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Elements Of Safety In Bonds

( Originally Published 1918 )



(Courtesy Harris Trust and Savings Bank.)

The average person perhaps does not realize to what an extent he is now indirectly investing in bonds, and enjoying the advantages which bonds have made possible. The insurance company in which he, his family or his property is insured invests its funds largely in bonds. So very likely to a considerable degree does the bank in which he deposits his money. The school where he sends his children has probably been built from the proceeds of a bond issue, as have many of the other public improvements of 'his community, the railroads which developed the country nearby, the trolley lines on which he rides, etc. Many of the greatest conveniences of the present day would have been impossible if bonds had not been considered safe investments by a very large number of people of means.

There comes to almost every prosperous man a time when he wishes to know the best way of securing a steady income from his accumulated savings without the burden of responsibility of managing property in order to gain this income. The merchant may not wish to put back into his business all the earnings he gets from it. The farmer realizes how soon his broad acres may be run down through soil-robbing when he rents his property "on shares." When such a problem arises the thoughtful man casts about him for information on which to act.

One of the first things he learns, if he studies the situation carefully, is that there is a wide difference between an income derived from one's own business ability, such as the profit secured from running a store, factory, jobbing house or farm, and the income which is the result of money "working" by itself. In the first case, one must keep up his business responsibilities; in the other, once he has selected a safe investment, practically all he has to do is to collect his income from time to time as it falls due. There is no depreciation of land, buildings, machinery or the like; no insurance to worry about; no crop failures to consider.

Investment Advice. If one wishes to put surplus money away say the proceeds from the sale of a business or a farm and to get a steady income from it without bother and worry, the most important thing to consider is how to go about it to select something which, once purchased, will turn out to be a safe investment.

Safety is the First Consideration. This means only one thing: the sum of money you invest must be returned to you or your heirs in full at some definite time. Every safeguard to this end must be provided. You should not be satisfied with the mere ownership of property without definite assurance of the return of the money you put into it. This is just as true whether the property be in the form of a partnership in a going business, the stocks of a corporation, or pieces of real estate. No one is obliged to take these off your hands, and if you are to get back the money you have invested you must sell in whatever market you can find for the property.

On the other hand, if you lend your money, it must be returned to you at a certain time, and you do not have to sell property in an uncertain market to regain what you have invested. From this you can see that a safe investment is not merely property, but it is a secured promise to pay an obligation to return, for value received, a certain sum of money on a given date.

But the desirability of an investment does not end with the obligation to return the principal; the sum must provide beyond question a satisfactory income. This should not be as uncertain as the profits from the individual ownership, let us say, of real estate, for lands or buildings may be idle and the income cease. Neither should it depend upon the rise and fall of the profits of a business, as when dividends on stocks of corporations increase or stop entirely as the company enjoys prosperous times, or suffers reverses. Such methods of employing capital are of their very nature business risks, requiring skill of management to assure an income. If you wish to free yourself from these risks and responsibilities, provision must be made to have the income of a safe investment fair, steady and as certain as human foresight can make it.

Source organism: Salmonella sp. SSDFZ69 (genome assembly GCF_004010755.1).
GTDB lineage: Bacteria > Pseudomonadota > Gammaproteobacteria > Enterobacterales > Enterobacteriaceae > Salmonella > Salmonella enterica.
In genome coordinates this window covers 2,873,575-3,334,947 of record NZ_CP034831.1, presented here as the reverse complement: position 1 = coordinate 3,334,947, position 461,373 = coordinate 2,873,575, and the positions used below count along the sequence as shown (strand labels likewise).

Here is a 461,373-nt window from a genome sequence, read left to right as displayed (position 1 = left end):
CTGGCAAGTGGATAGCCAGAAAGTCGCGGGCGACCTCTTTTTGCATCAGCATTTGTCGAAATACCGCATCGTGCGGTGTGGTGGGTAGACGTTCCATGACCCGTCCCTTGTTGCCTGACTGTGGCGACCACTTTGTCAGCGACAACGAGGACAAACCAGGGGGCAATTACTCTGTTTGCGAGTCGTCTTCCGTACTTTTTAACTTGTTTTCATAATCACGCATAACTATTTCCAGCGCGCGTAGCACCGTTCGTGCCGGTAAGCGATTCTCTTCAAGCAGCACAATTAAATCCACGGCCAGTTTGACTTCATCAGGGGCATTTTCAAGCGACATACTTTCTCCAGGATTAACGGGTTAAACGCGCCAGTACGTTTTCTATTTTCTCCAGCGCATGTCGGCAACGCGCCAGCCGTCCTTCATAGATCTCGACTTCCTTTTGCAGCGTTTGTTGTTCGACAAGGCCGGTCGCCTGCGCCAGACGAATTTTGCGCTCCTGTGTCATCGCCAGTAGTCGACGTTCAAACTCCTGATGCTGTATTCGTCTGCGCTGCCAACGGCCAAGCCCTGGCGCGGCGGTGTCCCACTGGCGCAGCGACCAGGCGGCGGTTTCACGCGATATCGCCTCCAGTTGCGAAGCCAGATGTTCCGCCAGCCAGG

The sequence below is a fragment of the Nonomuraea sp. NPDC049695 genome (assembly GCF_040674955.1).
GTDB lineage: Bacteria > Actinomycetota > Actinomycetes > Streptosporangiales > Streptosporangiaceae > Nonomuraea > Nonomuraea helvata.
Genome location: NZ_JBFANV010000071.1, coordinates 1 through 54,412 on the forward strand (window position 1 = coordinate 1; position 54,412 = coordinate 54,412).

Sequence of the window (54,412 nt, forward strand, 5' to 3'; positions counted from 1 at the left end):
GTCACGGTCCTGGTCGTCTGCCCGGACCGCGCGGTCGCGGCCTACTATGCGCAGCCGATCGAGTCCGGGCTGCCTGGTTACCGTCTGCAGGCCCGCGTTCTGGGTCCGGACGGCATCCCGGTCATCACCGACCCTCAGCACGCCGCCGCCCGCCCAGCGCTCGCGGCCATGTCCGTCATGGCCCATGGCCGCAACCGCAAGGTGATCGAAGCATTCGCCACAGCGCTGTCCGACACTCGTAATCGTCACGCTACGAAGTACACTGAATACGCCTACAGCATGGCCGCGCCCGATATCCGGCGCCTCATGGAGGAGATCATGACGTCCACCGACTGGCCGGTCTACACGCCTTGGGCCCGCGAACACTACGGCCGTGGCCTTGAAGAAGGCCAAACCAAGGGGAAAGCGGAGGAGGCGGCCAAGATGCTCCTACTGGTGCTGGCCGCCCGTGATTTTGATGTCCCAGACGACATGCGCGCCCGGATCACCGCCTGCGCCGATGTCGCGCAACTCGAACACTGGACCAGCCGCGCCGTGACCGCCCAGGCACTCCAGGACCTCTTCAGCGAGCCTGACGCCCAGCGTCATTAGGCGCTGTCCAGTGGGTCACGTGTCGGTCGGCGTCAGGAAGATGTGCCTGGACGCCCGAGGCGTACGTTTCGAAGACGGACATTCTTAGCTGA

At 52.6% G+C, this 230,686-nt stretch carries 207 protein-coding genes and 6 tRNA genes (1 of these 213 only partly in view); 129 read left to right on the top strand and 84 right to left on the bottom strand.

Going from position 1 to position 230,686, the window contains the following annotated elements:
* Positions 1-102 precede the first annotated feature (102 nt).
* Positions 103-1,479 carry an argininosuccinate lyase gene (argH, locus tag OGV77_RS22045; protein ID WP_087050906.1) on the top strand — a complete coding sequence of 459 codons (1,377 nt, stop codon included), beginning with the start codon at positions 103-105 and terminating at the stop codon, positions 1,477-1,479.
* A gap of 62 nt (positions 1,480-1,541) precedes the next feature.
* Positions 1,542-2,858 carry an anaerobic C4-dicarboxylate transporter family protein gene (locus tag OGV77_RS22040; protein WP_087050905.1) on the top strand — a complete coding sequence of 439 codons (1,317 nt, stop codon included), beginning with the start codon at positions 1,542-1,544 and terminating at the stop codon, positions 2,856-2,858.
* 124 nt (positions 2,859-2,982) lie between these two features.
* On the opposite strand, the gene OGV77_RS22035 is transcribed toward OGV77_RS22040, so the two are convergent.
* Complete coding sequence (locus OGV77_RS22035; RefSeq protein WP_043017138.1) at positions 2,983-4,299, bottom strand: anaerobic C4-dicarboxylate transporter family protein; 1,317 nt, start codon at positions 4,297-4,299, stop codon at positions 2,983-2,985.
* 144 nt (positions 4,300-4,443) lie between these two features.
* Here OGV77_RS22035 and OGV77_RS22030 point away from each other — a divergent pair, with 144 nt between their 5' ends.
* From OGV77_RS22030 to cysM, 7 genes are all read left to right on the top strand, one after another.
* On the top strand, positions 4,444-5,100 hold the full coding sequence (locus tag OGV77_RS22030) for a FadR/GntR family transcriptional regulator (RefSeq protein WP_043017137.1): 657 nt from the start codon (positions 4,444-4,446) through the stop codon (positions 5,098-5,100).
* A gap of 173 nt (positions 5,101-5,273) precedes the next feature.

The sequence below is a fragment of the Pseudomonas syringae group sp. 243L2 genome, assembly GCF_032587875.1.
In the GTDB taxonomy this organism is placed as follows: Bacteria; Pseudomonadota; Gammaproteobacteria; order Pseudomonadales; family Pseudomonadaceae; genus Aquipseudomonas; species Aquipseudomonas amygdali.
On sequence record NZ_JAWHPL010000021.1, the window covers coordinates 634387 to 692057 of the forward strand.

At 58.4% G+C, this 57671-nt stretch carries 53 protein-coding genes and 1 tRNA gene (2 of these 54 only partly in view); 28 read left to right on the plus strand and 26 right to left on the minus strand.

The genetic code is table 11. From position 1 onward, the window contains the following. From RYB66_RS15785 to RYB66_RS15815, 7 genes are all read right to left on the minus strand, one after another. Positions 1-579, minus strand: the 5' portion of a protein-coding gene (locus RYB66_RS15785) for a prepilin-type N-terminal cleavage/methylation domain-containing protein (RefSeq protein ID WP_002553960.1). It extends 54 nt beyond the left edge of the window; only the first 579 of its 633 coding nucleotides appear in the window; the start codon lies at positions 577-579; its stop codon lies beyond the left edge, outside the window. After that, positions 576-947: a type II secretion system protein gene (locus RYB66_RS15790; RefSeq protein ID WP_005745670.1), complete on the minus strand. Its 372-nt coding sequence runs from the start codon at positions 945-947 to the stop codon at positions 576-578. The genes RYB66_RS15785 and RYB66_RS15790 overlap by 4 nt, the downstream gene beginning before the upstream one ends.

Security. In the old common law sense of the word, a bond signified an obligation to perform an act, and in the event of failure so to do, there was provision for the forfeit of something to compensate for damages sustained. This is true of investment bonds, which are secured by a lien against property which would be forfeited in case the obligation were not met.

In the case of Government and Municipal bonds there is no direct lien against property, but there is a lien against taxes levied upon property and, as everyone knows, taxes must be paid or else property is forfeited. Therefore, all investment bonds are secured either directly or indirectly by a lien against property. The return of the principal sum at a definite date and the regular payment of interest at a fixed rate are set forth in special agreements in the bond, which also usually provide penalties in case the agreements are not carried out.

In short, when a successful investor wishes to avoid risk he has in mind three important requisites of any investment he may choose :

First : Security, or safety of the principal invested.

Second : Ready convertibility into cash in case a change of investment be desired, or ready money needed.

Third: As high a rate of interest as can be obtained without sacrificing steadiness of income or safety of principal.

An Ideal Investment. An ideal investment must have the qualities of convertibility. That is, it should be of such character and in such form as to permit of ready sale for cash if this should be desired, or of its use as collateral for a loan at a bank in case the investor needs to borrow money quickly. In this great age of public improvements and general business on a huge scale requiring large sums of capital, money is borrowed for such projects in large amounts. At the same time, in order that these loans may be available to all owners of money, large or small, a big loan, or bond issue, is divided into many smaller parts, and one of these parts is a bond.

For example: an issue for one million dollars may be divided into one thousand parts, or bonds, of $1,000 denomination each; or perhaps 2,000 bonds of $500 each, or even 10,000 bonds of $100 each. In other words, such a bond issue may be compared to a huge farm mortgage, divided into many parts, each part like a separate mortgage. Therefore, a bond is a negotiable instrument, so prepared as to be readily recognized at banks and in the market places of the world as a part of a loan of real worth and definitely secured as to re-payment of principal with interest.